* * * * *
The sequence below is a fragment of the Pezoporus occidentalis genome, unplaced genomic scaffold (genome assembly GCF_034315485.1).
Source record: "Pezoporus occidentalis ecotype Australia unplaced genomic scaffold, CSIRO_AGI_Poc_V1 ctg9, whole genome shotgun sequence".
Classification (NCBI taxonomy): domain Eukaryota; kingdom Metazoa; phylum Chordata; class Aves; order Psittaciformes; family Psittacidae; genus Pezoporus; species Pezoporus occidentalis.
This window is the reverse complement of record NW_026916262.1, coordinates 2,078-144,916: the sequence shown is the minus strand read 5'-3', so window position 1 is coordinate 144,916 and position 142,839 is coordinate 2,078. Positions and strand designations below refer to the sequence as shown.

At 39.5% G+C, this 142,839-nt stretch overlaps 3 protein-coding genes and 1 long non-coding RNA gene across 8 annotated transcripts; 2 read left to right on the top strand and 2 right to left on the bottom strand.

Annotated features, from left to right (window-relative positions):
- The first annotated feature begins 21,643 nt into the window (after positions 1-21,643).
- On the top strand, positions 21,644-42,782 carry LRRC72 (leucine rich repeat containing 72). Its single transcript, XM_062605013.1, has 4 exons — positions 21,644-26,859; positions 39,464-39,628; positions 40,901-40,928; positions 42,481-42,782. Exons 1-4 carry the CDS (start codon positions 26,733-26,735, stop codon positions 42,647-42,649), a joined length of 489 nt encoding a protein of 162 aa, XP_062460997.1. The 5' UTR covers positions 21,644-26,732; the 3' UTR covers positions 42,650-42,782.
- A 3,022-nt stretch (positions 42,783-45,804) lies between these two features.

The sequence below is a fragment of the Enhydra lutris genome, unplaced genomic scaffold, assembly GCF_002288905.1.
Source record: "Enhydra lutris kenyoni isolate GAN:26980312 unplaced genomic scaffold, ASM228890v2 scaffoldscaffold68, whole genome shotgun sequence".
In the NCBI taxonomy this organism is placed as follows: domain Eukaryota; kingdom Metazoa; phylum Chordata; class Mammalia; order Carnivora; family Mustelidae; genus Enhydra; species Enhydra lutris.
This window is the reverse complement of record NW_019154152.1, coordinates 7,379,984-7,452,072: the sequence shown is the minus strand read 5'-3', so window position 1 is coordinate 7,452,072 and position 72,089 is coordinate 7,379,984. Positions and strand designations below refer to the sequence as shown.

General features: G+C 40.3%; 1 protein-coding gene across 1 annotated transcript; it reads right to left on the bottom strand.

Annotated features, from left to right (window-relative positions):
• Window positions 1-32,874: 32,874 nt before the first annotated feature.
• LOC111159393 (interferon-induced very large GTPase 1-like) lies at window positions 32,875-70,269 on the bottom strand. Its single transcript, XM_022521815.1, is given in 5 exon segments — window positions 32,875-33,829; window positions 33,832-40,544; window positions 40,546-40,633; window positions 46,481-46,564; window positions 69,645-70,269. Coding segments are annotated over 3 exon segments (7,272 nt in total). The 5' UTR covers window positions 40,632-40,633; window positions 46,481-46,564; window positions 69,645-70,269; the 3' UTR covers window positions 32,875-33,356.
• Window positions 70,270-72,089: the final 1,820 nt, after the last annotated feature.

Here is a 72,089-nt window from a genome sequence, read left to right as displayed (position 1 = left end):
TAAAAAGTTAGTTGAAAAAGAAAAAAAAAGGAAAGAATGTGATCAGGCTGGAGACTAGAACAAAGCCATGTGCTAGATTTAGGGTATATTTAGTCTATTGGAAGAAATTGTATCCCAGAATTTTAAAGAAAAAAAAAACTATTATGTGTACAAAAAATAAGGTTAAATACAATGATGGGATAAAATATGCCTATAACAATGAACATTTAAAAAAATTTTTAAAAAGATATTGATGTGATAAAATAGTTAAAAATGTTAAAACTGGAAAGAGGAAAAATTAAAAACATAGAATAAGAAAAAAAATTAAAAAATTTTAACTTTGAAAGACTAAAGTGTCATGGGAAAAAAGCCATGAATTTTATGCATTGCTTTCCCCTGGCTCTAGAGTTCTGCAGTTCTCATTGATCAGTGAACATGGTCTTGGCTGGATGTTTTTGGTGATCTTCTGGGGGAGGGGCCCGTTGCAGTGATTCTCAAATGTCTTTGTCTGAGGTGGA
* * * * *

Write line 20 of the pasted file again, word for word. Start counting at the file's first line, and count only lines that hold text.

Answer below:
TAAAAAGTTAGTTGAAAAAGAAAAAAAAAGGAAAGAATGTGATCAGGCTGGAGACTAGAACAAAGCCATGTGCTAGATTTAGGGTATATTTAGTCTATTGGAAGAAATTGTATCCCAGAATTTTAAAGAAAAAAAAAACTATTATGTGTACAAAAAATAAGGTTAAATACAATGATGGGATAAAATATGCCTATAACAATGAACATTTAAAAAAATTTTTAAAAAGATATTGATGTGATAAAATAGTTAAAAATGTTAAAACTGGAAAGAGGAAAAATTAAAAACATAGAATAAGAAAAAAAATTAAAAAATTTTAACTTTGAAAGACTAAAGTGTCATGGGAAAAAAGCCATGAATTTTATGCATTGCTTTCCCCTGGCTCTAGAGTTCTGCAGTTCTCATTGATCAGTGAACATGGTCTTGGCTGGATGTTTTTGGTGATCTTCTGGGGGAGGGGCCCGTTGCAGTGATTCTCAAATGTCTTTGTCTGAGGTGGA